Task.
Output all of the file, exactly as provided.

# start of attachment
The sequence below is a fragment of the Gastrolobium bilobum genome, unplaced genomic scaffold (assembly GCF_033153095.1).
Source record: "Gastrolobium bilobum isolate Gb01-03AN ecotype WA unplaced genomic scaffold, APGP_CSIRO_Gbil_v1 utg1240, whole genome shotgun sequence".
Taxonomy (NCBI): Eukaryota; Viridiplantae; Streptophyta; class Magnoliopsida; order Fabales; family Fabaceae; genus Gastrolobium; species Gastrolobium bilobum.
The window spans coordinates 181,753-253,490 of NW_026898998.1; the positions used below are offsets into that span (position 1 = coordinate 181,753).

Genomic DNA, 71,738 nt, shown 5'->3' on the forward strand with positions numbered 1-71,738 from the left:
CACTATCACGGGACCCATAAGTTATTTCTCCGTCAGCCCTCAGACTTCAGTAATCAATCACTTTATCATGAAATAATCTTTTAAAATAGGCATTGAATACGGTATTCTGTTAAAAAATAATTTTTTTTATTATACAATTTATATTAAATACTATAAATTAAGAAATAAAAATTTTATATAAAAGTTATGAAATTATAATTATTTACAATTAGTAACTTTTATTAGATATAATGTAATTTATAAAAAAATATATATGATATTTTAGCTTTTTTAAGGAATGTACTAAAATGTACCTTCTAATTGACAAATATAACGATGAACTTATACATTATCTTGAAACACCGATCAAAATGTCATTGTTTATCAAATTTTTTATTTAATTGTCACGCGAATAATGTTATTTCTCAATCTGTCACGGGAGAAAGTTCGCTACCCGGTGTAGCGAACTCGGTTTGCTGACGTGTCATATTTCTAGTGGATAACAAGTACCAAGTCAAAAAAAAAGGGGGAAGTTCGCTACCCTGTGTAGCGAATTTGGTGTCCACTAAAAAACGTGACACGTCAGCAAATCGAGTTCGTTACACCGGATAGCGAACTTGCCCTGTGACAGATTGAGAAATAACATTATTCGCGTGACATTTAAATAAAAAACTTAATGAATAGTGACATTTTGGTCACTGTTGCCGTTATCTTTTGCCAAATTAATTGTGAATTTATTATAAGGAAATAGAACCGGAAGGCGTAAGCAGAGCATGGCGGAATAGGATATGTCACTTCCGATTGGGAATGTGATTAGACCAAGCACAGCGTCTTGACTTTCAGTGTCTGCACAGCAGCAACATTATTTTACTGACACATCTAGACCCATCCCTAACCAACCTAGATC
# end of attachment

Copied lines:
The sequence below is a fragment of the Gastrolobium bilobum genome, unplaced genomic scaffold (assembly GCF_033153095.1).
Source record: "Gastrolobium bilobum isolate Gb01-03AN ecotype WA unplaced genomic scaffold, APGP_CSIRO_Gbil_v1 utg1240, whole genome shotgun sequence".
Taxonomy (NCBI): Eukaryota; Viridiplantae; Streptophyta; class Magnoliopsida; order Fabales; family Fabaceae; genus Gastrolobium; species Gastrolobium bilobum.
The window spans coordinates 181,753-253,490 of NW_026898998.1; the positions used below are offsets into that span (position 1 = coordinate 181,753).

Genomic DNA, 71,738 nt, shown 5'->3' on the forward strand with positions numbered 1-71,738 from the left:
CACTATCACGGGACCCATAAGTTATTTCTCCGTCAGCCCTCAGACTTCAGTAATCAATCACTTTATCATGAAATAATCTTTTAAAATAGGCATTGAATACGGTATTCTGTTAAAAAATAATTTTTTTTATTATACAATTTATATTAAATACTATAAATTAAGAAATAAAAATTTTATATAAAAGTTATGAAATTATAATTATTTACAATTAGTAACTTTTATTAGATATAATGTAATTTATAAAAAAATATATATGATATTTTAGCTTTTTTAAGGAATGTACTAAAATGTACCTTCTAATTGACAAATATAACGATGAACTTATACATTATCTTGAAACACCGATCAAAATGTCATTGTTTATCAAATTTTTTATTTAATTGTCACGCGAATAATGTTATTTCTCAATCTGTCACGGGAGAAAGTTCGCTACCCGGTGTAGCGAACTCGGTTTGCTGACGTGTCATATTTCTAGTGGATAACAAGTACCAAGTCAAAAAAAAAGGGGGAAGTTCGCTACCCTGTGTAGCGAATTTGGTGTCCACTAAAAAACGTGACACGTCAGCAAATCGAGTTCGTTACACCGGATAGCGAACTTGCCCTGTGACAGATTGAGAAATAACATTATTCGCGTGACATTTAAATAAAAAACTTAATGAATAGTGACATTTTGGTCACTGTTGCCGTTATCTTTTGCCAAATTAATTGTGAATTTATTATAAGGAAATAGAACCGGAAGGCGTAAGCAGAGCATGGCGGAATAGGATATGTCACTTCCGATTGGGAATGTGATTAGACCAAGCACAGCGTCTTGACTTTCAGTGTCTGCACAGCAGCAACATTATTTTACTGACACATCTAGACCCATCCCTAACCAACCTAGATC